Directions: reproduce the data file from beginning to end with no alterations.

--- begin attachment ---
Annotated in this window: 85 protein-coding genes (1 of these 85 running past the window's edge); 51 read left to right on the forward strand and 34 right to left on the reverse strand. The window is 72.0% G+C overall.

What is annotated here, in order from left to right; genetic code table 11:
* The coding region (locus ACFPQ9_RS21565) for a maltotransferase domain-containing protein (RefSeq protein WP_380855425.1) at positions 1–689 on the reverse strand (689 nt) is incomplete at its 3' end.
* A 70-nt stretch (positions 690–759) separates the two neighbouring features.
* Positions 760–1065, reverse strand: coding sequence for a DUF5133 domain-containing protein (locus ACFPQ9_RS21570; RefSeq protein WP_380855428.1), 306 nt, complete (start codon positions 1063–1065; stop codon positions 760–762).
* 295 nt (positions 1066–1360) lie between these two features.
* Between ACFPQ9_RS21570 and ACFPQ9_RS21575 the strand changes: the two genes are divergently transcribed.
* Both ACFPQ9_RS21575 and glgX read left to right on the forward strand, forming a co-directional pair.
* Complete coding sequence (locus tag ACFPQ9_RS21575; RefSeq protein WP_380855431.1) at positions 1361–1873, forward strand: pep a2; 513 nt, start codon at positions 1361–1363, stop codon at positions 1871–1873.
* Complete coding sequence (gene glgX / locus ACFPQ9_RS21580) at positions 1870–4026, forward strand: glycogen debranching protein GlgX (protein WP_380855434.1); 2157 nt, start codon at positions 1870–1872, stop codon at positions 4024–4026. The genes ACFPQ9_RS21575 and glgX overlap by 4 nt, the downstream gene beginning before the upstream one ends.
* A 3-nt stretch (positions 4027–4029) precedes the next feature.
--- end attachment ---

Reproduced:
Annotated in this window: 85 protein-coding genes (1 of these 85 running past the window's edge); 51 read left to right on the forward strand and 34 right to left on the reverse strand. The window is 72.0% G+C overall.

What is annotated here, in order from left to right; genetic code table 11:
* The coding region (locus ACFPQ9_RS21565) for a maltotransferase domain-containing protein (RefSeq protein WP_380855425.1) at positions 1–689 on the reverse strand (689 nt) is incomplete at its 3' end.
* A 70-nt stretch (positions 690–759) separates the two neighbouring features.
* Positions 760–1065, reverse strand: coding sequence for a DUF5133 domain-containing protein (locus ACFPQ9_RS21570; RefSeq protein WP_380855428.1), 306 nt, complete (start codon positions 1063–1065; stop codon positions 760–762).
* 295 nt (positions 1066–1360) lie between these two features.
* Between ACFPQ9_RS21570 and ACFPQ9_RS21575 the strand changes: the two genes are divergently transcribed.
* Both ACFPQ9_RS21575 and glgX read left to right on the forward strand, forming a co-directional pair.
* Complete coding sequence (locus tag ACFPQ9_RS21575; RefSeq protein WP_380855431.1) at positions 1361–1873, forward strand: pep a2; 513 nt, start codon at positions 1361–1363, stop codon at positions 1871–1873.
* Complete coding sequence (gene glgX / locus ACFPQ9_RS21580) at positions 1870–4026, forward strand: glycogen debranching protein GlgX (protein WP_380855434.1); 2157 nt, start codon at positions 1870–1872, stop codon at positions 4024–4026. The genes ACFPQ9_RS21575 and glgX overlap by 4 nt, the downstream gene beginning before the upstream one ends.
* A 3-nt stretch (positions 4027–4029) precedes the next feature.